Retrospective cohort study.Objectives.
This study investigates the association between spinal cord injuries (SCI) and post-injury mortality.Summary of Background Data.
SCIs) are severe conditions treated in the acute trauma setting. Owing to neurological deficits, unstable spinal columns, and associated injuries, these patients often have complex inpatient hospitalizations with significant morbidity and mortality. It is assumed that a high rate of postinjury mortality would follow such severe injuries; however, the effect of SCI and its treatment on predictors of longevity remain largely unknown.Methods.
Patients seen at a regional referral center for SCI were reviewed from a prospectively maintained database. Four hundred and twenty-six patients with SCI and varying degrees of injury between 2004 and 2009 were collected. Injury characteristics, including injury severity score, level of SCI, and type of SCI were retrieved. To determine independent predictors of 5-year mortality, a logistic regression using patient and injury characteristics at the time of presentation was performed.Results.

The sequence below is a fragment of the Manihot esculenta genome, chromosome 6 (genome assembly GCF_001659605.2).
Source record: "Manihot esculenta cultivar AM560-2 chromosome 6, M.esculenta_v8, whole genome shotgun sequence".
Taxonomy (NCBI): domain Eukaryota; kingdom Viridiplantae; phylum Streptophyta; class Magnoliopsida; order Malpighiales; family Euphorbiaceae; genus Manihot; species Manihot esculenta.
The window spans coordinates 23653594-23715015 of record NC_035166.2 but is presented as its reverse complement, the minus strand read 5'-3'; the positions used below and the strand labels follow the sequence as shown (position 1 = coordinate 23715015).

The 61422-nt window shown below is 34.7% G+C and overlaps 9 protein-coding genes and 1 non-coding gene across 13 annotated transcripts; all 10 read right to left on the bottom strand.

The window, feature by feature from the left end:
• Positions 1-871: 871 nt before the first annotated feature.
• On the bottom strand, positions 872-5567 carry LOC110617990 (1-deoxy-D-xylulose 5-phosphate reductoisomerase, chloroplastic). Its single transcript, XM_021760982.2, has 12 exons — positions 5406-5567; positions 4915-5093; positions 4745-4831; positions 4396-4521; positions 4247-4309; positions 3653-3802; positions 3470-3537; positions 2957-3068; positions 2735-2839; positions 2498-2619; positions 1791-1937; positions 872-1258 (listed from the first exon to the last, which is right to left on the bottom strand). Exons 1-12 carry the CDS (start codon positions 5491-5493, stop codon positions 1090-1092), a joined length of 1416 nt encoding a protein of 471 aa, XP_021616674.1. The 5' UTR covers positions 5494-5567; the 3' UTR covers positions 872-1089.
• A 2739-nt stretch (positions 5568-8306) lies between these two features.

Average age was 47.4 years (range: 14–95), and 74.5% (318/426) were male. Half of the cohort sustained low-energy mechanisms of injury (220/426; 52.4%). The 30-day, 90-day, 1-year, 2-year, and 5-year mortality rates in the SCI cohort were 6.6% (28/426), 9.2% (39/426), 12.0% (51/426), 15.0% (64/426), and 17.8%, respectively (76/426). Logistic regression demonstrated that increasing age (B = 1.06, P < 0.001), increasing ICU length-of-stay (B = 1.06; P = 0.002), decreased motor score at presentation (B = 0.98; P = 0.004), and lack of surgical intervention (B = 0.38; P < 0.001) were independent predictors of mortality at 5 years.Conclusion.
There is substantial mortality associated with SCI. A significant proportion of the mortalities occurred acutely after injury. Mortality was associated with neurological deficit and severity of injury, as well as with preinjury patient characteristics. To combat this high rate of death, efforts are needed to address the concomitant disease processes associated with neurological deficits.Conclusion.
Level of Evidence: 3